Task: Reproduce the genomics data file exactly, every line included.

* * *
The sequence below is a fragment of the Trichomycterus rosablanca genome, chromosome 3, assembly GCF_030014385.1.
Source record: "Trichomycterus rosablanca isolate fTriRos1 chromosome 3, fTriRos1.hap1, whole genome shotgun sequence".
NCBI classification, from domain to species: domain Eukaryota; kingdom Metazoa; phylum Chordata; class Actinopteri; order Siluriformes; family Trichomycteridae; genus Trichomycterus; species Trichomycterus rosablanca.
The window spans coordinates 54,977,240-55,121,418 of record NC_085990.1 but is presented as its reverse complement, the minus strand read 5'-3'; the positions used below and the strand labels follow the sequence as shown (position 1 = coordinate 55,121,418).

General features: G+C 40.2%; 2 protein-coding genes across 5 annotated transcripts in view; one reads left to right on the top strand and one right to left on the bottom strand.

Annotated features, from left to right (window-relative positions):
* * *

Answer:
The sequence below is a fragment of the Trichomycterus rosablanca genome, chromosome 3, assembly GCF_030014385.1.
Source record: "Trichomycterus rosablanca isolate fTriRos1 chromosome 3, fTriRos1.hap1, whole genome shotgun sequence".
NCBI classification, from domain to species: domain Eukaryota; kingdom Metazoa; phylum Chordata; class Actinopteri; order Siluriformes; family Trichomycteridae; genus Trichomycterus; species Trichomycterus rosablanca.
The window spans coordinates 54,977,240-55,121,418 of record NC_085990.1 but is presented as its reverse complement, the minus strand read 5'-3'; the positions used below and the strand labels follow the sequence as shown (position 1 = coordinate 55,121,418).

General features: G+C 40.2%; 2 protein-coding genes across 5 annotated transcripts in view; one reads left to right on the top strand and one right to left on the bottom strand.

Annotated features, from left to right (window-relative positions):